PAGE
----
In the past, demographers have often underestimated declines in both fertility and mortality rates. If fertility and mortality turn out to be lower than forecast, the impact on fiscal variables will be even larger. For example, lower fertility on its own could (by increasing the ratio of older individuals to younger) raise age-related spending by another 8 percentage points of GDP in more-developed countries and another 4½ percentage points in less-developed countries by the end of the century. The fiscal impact of any larger-than-forecast increases in longevity would be on top of this.

But policy changes now can make a big difference later

The stark magnitude of the challenge necessitates a multi-pronged approach that could encompass the following:

One of the most urgent priorities is to contain the growth of health care spending, which has yet to be reformed to the same degree as pension spending. For example, if growth in health care costs per capita were kept in line with growth in GDP per capita, we estimate that this would lower public health care spending by 4½ percentage points of GDP by 2100 in more-developed countries and 3 percentage points of GDP in less-developed countries. Countries could pursue this in a number of ways: by increasing competition among insurers and service providers, improving the provider payment system to control costs, paying more attention to primary and preventive health, and making more effective use of health information technology.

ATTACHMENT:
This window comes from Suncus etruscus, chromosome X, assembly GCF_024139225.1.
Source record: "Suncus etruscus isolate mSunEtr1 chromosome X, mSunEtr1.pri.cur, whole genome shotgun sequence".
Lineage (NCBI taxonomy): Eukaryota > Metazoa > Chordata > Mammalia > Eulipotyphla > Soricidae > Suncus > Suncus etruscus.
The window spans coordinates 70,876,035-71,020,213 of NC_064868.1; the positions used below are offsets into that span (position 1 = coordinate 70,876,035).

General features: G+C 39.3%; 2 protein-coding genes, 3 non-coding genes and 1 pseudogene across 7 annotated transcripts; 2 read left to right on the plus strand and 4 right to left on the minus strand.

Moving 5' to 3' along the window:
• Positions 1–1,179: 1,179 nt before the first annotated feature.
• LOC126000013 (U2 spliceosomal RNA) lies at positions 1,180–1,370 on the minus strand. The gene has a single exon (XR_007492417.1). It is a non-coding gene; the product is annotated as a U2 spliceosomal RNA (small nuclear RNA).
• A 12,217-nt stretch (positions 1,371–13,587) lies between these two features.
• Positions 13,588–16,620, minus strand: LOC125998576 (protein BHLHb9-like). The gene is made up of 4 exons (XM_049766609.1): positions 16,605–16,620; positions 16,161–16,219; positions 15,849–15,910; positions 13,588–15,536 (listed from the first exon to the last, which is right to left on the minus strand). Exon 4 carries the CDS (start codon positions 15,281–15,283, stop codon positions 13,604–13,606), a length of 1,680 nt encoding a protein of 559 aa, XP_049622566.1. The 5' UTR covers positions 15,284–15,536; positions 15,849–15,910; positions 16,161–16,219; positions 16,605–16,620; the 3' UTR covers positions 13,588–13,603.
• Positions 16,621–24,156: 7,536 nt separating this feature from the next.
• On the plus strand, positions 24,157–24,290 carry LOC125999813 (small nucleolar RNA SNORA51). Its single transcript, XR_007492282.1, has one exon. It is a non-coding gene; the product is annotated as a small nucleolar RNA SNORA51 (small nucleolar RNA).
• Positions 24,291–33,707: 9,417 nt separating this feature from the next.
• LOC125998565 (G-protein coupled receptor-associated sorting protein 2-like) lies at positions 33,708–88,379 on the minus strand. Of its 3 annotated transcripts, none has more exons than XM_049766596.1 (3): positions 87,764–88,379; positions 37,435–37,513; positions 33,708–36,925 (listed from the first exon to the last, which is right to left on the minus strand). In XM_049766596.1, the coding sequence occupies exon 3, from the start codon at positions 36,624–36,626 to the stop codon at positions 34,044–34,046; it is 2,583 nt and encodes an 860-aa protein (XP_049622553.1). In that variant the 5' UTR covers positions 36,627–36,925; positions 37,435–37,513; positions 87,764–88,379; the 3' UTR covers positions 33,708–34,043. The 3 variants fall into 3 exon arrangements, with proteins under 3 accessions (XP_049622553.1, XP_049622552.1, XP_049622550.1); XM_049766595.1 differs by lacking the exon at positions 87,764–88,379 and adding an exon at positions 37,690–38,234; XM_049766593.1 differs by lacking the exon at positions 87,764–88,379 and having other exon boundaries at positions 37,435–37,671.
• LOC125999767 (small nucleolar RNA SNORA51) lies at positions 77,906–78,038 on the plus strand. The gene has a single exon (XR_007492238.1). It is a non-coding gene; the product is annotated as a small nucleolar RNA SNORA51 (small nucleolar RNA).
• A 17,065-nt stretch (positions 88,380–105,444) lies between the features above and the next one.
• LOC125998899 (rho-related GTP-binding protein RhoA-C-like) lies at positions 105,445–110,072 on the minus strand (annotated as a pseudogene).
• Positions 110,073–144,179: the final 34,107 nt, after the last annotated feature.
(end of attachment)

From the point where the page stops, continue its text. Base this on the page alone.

Another important reform is increasing retirement ages to match longevity gains. Many countries have raised retirement ages over the last decade; however, these increases may not   prove sufficient to sustain pension systems. Increasing the retirement age by an extra five years has the potential to yield savings on pension spending of about 2 percentage points of GDP in both the more- and less-developed countries. Retirement age increases should be accompanied by adequate provisions for the poor, whose life expectancy is shorter than that of the average population.